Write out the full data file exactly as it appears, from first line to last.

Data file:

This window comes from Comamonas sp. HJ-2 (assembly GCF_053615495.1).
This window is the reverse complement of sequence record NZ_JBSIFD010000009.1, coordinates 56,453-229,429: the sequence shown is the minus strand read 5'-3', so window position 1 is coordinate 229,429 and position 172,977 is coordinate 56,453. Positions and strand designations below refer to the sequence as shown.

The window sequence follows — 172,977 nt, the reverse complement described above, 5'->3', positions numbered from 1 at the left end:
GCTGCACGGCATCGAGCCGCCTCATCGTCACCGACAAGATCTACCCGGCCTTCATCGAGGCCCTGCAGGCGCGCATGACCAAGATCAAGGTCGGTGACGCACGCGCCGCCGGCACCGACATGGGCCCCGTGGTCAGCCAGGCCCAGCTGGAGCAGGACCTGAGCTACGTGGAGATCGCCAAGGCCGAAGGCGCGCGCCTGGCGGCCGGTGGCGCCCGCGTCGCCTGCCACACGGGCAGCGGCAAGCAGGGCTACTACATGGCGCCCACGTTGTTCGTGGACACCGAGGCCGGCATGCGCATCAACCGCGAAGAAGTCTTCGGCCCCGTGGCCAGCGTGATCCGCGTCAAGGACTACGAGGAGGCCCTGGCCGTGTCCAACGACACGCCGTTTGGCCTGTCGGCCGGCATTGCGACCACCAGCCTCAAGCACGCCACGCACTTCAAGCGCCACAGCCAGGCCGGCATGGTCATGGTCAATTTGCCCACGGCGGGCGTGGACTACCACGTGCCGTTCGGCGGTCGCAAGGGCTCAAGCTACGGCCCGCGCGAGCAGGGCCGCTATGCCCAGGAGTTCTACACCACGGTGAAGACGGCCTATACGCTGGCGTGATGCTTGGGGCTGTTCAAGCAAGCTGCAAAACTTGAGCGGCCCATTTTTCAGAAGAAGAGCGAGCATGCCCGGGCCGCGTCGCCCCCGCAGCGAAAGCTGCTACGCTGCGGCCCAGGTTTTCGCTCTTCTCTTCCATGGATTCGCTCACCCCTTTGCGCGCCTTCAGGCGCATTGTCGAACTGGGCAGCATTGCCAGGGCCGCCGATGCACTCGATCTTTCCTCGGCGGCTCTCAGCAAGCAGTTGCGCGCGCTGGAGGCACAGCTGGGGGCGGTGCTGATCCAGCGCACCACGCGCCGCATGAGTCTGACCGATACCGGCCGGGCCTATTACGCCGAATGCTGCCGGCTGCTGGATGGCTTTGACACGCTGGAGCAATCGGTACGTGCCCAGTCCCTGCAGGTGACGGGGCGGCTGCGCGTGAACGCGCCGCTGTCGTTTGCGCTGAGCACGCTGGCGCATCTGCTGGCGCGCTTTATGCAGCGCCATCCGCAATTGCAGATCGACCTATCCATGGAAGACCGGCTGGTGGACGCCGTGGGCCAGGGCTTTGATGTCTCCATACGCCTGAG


This window comes from Comamonas sp. HJ-2 (assembly GCF_053615495.1).
This window is the reverse complement of sequence record NZ_JBSIFD010000009.1, coordinates 56,453-229,429: the sequence shown is the minus strand read 5'-3', so window position 1 is coordinate 229,429 and position 172,977 is coordinate 56,453. Positions and strand designations below refer to the sequence as shown.

The window sequence follows — 172,977 nt, the reverse complement described above, 5'->3', positions numbered from 1 at the left end:
GCTGCACGGCATCGAGCCGCCTCATCGTCACCGACAAGATCTACCCGGCCTTCATCGAGGCCCTGCAGGCGCGCATGACCAAGATCAAGGTCGGTGACGCACGCGCCGCCGGCACCGACATGGGCCCCGTGGTCAGCCAGGCCCAGCTGGAGCAGGACCTGAGCTACGTGGAGATCGCCAAGGCCGAAGGCGCGCGCCTGGCGGCCGGTGGCGCCCGCGTCGCCTGCCACACGGGCAGCGGCAAGCAGGGCTACTACATGGCGCCCACGTTGTTCGTGGACACCGAGGCCGGCATGCGCATCAACCGCGAAGAAGTCTTCGGCCCCGTGGCCAGCGTGATCCGCGTCAAGGACTACGAGGAGGCCCTGGCCGTGTCCAACGACACGCCGTTTGGCCTGTCGGCCGGCATTGCGACCACCAGCCTCAAGCACGCCACGCACTTCAAGCGCCACAGCCAGGCCGGCATGGTCATGGTCAATTTGCCCACGGCGGGCGTGGACTACCACGTGCCGTTCGGCGGTCGCAAGGGCTCAAGCTACGGCCCGCGCGAGCAGGGCCGCTATGCCCAGGAGTTCTACACCACGGTGAAGACGGCCTATACGCTGGCGTGATGCTTGGGGCTGTTCAAGCAAGCTGCAAAACTTGAGCGGCCCATTTTTCAGAAGAAGAGCGAGCATGCCCGGGCCGCGTCGCCCCCGCAGCGAAAGCTGCTACGCTGCGGCCCAGGTTTTCGCTCTTCTCTTCCATGGATTCGCTCACCCCTTTGCGCGCCTTCAGGCGCATTGTCGAACTGGGCAGCATTGCCAGGGCCGCCGATGCACTCGATCTTTCCTCGGCGGCTCTCAGCAAGCAGTTGCGCGCGCTGGAGGCACAGCTGGGGGCGGTGCTGATCCAGCGCACCACGCGCCGCATGAGTCTGACCGATACCGGCCGGGCCTATTACGCCGAATGCTGCCGGCTGCTGGATGGCTTTGACACGCTGGAGCAATCGGTACGTGCCCAGTCCCTGCAGGTGACGGGGCGGCTGCGCGTGAACGCGCCGCTGTCGTTTGCGCTGAGCACGCTGGCGCATCTGCTGGCGCGCTTTATGCAGCGCCATCCGCAATTGCAGATCGACCTATCCATGGAAGACCGGCTGGTGGACGCCGTGGGCCAGGGCTTTGATGTCTCCATACGCCTGAG